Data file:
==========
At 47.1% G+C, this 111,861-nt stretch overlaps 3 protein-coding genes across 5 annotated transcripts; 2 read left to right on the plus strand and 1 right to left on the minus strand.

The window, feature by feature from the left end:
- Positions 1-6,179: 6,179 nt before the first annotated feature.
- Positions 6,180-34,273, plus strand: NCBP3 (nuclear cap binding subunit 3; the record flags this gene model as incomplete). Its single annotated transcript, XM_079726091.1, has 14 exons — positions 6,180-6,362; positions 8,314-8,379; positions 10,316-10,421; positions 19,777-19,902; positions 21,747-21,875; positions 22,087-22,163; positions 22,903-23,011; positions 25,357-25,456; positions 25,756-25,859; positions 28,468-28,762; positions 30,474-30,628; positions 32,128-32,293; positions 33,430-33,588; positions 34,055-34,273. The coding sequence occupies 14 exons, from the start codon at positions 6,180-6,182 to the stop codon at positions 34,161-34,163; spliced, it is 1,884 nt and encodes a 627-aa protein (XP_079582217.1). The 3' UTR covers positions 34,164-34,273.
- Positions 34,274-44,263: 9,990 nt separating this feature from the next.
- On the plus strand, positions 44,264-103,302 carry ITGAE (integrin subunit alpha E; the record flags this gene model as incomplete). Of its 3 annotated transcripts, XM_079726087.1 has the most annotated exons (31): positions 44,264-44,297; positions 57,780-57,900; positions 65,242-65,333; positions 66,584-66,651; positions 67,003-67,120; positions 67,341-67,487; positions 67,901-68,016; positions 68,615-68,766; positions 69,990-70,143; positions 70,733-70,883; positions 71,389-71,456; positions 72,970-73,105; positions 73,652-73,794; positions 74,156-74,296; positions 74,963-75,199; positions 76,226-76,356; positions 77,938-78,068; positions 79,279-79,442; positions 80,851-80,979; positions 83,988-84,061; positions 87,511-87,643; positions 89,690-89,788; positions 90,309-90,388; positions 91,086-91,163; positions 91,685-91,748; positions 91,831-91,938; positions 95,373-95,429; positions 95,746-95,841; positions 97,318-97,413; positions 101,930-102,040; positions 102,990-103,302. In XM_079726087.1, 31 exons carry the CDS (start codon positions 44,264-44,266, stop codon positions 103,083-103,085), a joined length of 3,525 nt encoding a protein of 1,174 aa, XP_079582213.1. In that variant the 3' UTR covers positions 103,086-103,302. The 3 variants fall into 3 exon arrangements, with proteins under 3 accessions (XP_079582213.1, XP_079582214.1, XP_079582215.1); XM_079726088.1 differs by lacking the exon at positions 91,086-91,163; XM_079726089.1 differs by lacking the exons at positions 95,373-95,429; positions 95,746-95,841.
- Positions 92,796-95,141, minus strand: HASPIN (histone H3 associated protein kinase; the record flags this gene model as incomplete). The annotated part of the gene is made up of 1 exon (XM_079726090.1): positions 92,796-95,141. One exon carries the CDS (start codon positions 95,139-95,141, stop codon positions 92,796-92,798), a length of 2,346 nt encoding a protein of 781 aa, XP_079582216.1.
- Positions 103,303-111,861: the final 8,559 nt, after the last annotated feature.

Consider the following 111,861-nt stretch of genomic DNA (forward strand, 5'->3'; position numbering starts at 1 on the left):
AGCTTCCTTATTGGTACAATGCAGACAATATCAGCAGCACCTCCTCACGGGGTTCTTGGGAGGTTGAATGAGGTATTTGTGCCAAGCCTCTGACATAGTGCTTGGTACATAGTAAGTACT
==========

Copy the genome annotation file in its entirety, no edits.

At 47.1% G+C, this 111,861-nt stretch overlaps 3 protein-coding genes across 5 annotated transcripts; 2 read left to right on the plus strand and 1 right to left on the minus strand.

The window, feature by feature from the left end:
- Positions 1-6,179: 6,179 nt before the first annotated feature.
- Positions 6,180-34,273, plus strand: NCBP3 (nuclear cap binding subunit 3; the record flags this gene model as incomplete). Its single annotated transcript, XM_079726091.1, has 14 exons — positions 6,180-6,362; positions 8,314-8,379; positions 10,316-10,421; positions 19,777-19,902; positions 21,747-21,875; positions 22,087-22,163; positions 22,903-23,011; positions 25,357-25,456; positions 25,756-25,859; positions 28,468-28,762; positions 30,474-30,628; positions 32,128-32,293; positions 33,430-33,588; positions 34,055-34,273. The coding sequence occupies 14 exons, from the start codon at positions 6,180-6,182 to the stop codon at positions 34,161-34,163; spliced, it is 1,884 nt and encodes a 627-aa protein (XP_079582217.1). The 3' UTR covers positions 34,164-34,273.
- Positions 34,274-44,263: 9,990 nt separating this feature from the next.
- On the plus strand, positions 44,264-103,302 carry ITGAE (integrin subunit alpha E; the record flags this gene model as incomplete). Of its 3 annotated transcripts, XM_079726087.1 has the most annotated exons (31): positions 44,264-44,297; positions 57,780-57,900; positions 65,242-65,333; positions 66,584-66,651; positions 67,003-67,120; positions 67,341-67,487; positions 67,901-68,016; positions 68,615-68,766; positions 69,990-70,143; positions 70,733-70,883; positions 71,389-71,456; positions 72,970-73,105; positions 73,652-73,794; positions 74,156-74,296; positions 74,963-75,199; positions 76,226-76,356; positions 77,938-78,068; positions 79,279-79,442; positions 80,851-80,979; positions 83,988-84,061; positions 87,511-87,643; positions 89,690-89,788; positions 90,309-90,388; positions 91,086-91,163; positions 91,685-91,748; positions 91,831-91,938; positions 95,373-95,429; positions 95,746-95,841; positions 97,318-97,413; positions 101,930-102,040; positions 102,990-103,302. In XM_079726087.1, 31 exons carry the CDS (start codon positions 44,264-44,266, stop codon positions 103,083-103,085), a joined length of 3,525 nt encoding a protein of 1,174 aa, XP_079582213.1. In that variant the 3' UTR covers positions 103,086-103,302. The 3 variants fall into 3 exon arrangements, with proteins under 3 accessions (XP_079582213.1, XP_079582214.1, XP_079582215.1); XM_079726088.1 differs by lacking the exon at positions 91,086-91,163; XM_079726089.1 differs by lacking the exons at positions 95,373-95,429; positions 95,746-95,841.
- Positions 92,796-95,141, minus strand: HASPIN (histone H3 associated protein kinase; the record flags this gene model as incomplete). The annotated part of the gene is made up of 1 exon (XM_079726090.1): positions 92,796-95,141. One exon carries the CDS (start codon positions 95,139-95,141, stop codon positions 92,796-92,798), a length of 2,346 nt encoding a protein of 781 aa, XP_079582216.1.
- Positions 103,303-111,861: the final 8,559 nt, after the last annotated feature.

Consider the following 111,861-nt stretch of genomic DNA (forward strand, 5'->3'; position numbering starts at 1 on the left):
AGCTTCCTTATTGGTACAATGCAGACAATATCAGCAGCACCTCCTCACGGGGTTCTTGGGAGGTTGAATGAGGTATTTGTGCCAAGCCTCTGACATAGTGCTTGGTACATAGTAAGTACT